Ms. Sylvia Augusteijn, Special Collections Research Center, The George Washington University Libraries, 2130 H Street, NW, Washington, DC 20052, e-mail: sdwa@gwu.edu

 

The I. Edward Kiev Judaica Collection was established in 1996 by Dr. Ari and Phyllis Kiev with the donation of the private library of Dr. Kiev’s father, Rabbi I. Edward Kiev (1905-1975), one of the preeminent Judaica librarians of the 20th century.  In 1998, the Kiev Room was dedicated to house the collection – along with supplementary collections of Jewish graphic art, archives, printed and recorded music, ephemera, artifacts and ritual objects - and to provide a reading room for researchers. 

For further information on the Kiev Collection and related Judaica collections in the Gelman Library, see:  http://library.gwu.edu/collections/kiev and https://www.facebook.com/IEdwardKievJudaicaCollection.

Digital DC: Students Write the History of Foggy Bottom

On Monday, May 12, Professor Christopher Klemek, his students in History 2020, and Special Collections Public Services and Outreach Librarian Jennifer Kinniff publicly unveiled DigitalDC, an interactive website telling the story of Foggy Bottom through documents, images, and oral histories.

The project was the culmination of the students' semester-long research project, making use of the resources at Gelman's Special Collections Research Center as well as numerous other archives around the city. Read more about the website, the students, and Professor Klemek's class in the recent GW Today article "DigitalDC Brings Washington Alive at the Click of a Mouse."

Labor History Research Center Hosts Progressive Student Union Program on Wage Theft

The Teamsters Labor History Research Center hosted a Progressive Student Union program on wage theft on April 24, 2014. Hannah Kane, an employment justice organizer for the Employment Justice Center, led the program, describing various forms of wage theft such as improperly logged hours, unpaid overtime, tips theft, working off the clock and paying less than minimum wage. She also addressed where wage theft mainly takes place: in security and construction jobs, and in restaurant and cleaning work. The group of students in attendance then broke into smaller groups to discuss the cases of five victims of wage theft, covering questions such as which of the worker’s rights were violated, was the worker successful in demanding his or her rights, and is the employer incentivized or deincentivized to continue to commit wage theft? The larger group then reassembled to report out on the smaller group discussions.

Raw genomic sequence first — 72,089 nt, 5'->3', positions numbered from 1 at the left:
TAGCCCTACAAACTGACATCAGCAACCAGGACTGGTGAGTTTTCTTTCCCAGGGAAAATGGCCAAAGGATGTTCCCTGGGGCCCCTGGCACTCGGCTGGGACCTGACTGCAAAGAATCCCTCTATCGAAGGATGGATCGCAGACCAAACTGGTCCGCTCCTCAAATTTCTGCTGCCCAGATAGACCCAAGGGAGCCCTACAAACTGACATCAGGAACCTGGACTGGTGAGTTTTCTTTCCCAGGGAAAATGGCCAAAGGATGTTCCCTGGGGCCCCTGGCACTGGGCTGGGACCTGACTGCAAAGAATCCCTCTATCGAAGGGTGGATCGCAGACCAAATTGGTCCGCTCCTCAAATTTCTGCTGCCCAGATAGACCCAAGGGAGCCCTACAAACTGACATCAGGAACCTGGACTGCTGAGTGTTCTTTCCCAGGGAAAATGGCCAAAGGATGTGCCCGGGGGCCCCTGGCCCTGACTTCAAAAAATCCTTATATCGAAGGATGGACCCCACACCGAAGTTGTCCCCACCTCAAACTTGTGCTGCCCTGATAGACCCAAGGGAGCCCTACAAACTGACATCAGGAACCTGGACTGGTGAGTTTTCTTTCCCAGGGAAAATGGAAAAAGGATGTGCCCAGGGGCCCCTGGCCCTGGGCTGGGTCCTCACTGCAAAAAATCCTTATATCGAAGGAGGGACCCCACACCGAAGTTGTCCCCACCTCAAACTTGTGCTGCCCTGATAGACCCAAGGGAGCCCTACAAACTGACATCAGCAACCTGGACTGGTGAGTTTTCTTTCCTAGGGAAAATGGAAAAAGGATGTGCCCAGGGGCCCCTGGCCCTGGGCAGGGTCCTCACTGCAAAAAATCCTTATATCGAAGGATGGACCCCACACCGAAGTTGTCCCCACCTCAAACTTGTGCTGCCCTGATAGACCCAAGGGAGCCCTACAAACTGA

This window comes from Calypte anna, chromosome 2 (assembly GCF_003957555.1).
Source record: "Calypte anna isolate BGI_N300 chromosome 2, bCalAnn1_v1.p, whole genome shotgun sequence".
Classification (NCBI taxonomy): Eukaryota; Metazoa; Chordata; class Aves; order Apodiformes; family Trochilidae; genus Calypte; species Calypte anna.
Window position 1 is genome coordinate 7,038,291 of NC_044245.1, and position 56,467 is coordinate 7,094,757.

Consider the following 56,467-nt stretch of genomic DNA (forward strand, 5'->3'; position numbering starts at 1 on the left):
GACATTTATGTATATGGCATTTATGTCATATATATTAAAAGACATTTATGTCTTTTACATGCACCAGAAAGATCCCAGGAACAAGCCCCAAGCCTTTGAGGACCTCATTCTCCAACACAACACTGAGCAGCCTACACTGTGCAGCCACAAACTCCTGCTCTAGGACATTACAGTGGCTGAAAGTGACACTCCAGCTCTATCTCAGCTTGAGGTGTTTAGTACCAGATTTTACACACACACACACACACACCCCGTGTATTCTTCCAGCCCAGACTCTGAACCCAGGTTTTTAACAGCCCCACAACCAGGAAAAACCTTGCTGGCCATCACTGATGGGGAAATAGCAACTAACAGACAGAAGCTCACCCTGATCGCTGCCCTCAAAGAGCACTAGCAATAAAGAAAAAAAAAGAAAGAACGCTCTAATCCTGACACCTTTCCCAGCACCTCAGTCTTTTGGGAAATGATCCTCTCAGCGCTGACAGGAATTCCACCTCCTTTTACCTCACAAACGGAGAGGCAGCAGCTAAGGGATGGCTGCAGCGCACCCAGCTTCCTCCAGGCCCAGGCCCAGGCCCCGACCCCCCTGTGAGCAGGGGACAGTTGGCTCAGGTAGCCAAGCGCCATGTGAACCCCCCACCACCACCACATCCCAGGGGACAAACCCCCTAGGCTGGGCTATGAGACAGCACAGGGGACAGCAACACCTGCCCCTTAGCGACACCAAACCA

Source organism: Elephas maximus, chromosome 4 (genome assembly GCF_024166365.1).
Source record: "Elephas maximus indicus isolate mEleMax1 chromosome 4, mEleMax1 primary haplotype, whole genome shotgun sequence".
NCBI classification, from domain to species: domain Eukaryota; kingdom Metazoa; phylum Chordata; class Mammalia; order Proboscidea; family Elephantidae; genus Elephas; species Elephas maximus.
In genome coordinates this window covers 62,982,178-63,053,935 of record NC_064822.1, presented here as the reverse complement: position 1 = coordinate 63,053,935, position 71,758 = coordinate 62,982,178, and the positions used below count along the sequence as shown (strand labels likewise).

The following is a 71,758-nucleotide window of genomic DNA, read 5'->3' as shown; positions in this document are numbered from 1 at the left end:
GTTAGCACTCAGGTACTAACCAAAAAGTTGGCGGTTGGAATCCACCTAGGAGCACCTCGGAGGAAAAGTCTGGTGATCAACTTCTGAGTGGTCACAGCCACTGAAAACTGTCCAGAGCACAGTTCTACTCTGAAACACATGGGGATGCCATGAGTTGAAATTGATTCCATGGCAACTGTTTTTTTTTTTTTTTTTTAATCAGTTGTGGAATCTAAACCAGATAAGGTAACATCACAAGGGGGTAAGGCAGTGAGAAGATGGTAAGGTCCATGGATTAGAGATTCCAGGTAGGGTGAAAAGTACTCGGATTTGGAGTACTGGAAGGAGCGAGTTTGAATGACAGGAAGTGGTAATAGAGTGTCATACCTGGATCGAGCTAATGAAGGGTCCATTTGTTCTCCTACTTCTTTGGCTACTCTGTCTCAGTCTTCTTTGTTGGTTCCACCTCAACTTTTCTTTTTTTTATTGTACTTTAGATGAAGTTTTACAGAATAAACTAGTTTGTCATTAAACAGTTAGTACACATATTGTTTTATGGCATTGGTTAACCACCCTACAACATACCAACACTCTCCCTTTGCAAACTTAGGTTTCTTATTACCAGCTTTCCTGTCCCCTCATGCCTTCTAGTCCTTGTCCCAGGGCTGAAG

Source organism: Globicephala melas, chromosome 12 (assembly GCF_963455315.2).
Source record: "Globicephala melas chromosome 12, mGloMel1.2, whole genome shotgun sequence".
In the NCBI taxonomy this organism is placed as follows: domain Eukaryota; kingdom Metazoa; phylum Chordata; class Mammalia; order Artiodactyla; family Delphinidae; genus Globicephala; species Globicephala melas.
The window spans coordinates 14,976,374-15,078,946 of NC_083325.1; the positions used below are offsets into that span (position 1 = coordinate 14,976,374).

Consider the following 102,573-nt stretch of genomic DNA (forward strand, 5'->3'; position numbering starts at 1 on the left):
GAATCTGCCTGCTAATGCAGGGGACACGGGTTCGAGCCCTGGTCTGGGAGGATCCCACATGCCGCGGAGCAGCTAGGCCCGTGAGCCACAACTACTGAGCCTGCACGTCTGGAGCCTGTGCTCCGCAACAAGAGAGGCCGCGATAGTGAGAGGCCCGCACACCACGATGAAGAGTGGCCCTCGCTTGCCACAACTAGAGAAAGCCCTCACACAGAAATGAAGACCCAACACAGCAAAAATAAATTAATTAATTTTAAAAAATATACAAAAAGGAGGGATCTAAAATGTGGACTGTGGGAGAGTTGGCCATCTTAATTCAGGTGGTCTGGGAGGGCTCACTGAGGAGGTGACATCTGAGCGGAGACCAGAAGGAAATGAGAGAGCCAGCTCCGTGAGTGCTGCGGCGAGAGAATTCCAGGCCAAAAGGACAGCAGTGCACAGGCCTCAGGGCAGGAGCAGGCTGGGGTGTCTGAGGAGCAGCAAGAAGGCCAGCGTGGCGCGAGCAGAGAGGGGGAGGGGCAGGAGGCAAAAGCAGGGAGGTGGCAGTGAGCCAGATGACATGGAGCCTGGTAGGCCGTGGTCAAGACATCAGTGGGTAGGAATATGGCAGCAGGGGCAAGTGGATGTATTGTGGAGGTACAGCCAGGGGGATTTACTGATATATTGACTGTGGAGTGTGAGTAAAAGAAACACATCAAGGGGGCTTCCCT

May Collection of the Month: Kelly Photographs of Washington

postcard of CapitolSpecial Collections is home to a remarkable D.C. image collection, containing thousands of slides, photographs and postcards of buildings and street scenes from 1856 to 1983, all assembled by longtime Washingtonian Charles Suddarth Kelly (1920-2008).

As an early television production manager for stations in the city after World War II, Kelly assembled a personal collection of original and copy photographs starting in 1945, focusing on landmark sites and panoramas, views of buildings, neighborhoods, and parks.

Anyone researching changes in Washington over time will find interesting material here, including buildings now gone and neighborhoods that seem unrecognizable a century later. Take a look at the finding aid online, and then come browse the collection in person here at Special Collections!

 

A New Exhibit: Our Future Goes to School Today

There is a new exhibit up on Omeka. It is a narrative history of American education told through images and anecdotes from the National Education Association collection held in Gelman Library. It includes pictures of teachers, students and schools throughout the 20th century, putting a face on one hundred years of public education. Though the exhibit has only a few pictures, there are tens of thousands more in the collection. If you find these images interesting, you can see more by visiting Gelman Library's Special Collections Research Center. 

http://exhibits.library.gwu.edu/exhibits/show/nea-exhibit

 

Diversity at GW: Students Present Research from the University Archives

Diversity at GWPlease join us on Wednesday, April 23 from 4-5:30 in Gelman Library, room 702 for a presentation by the four recipients of our first ever University Archives Diversity Research Fellowships. The students will discuss their research into the history of veterans, service workers, international students, and the Columbian Women organization at GW. Each student has spent many hours digging deep into the University Archives and interviewing individuals with stories to share. They are eager to share the unique histories of these groups and to describe how their experiences have shaped our present day GW community. Refreshments to follow.

For a preview of student Eden Orelove's work on the Columbian Women, see this recent GW Today article.

The University Archives Diversity Research Fellowships were generously funded by an Innovation in Diversity and Inclusion grant from the GW Office of Diversity and Inclusion.

Pages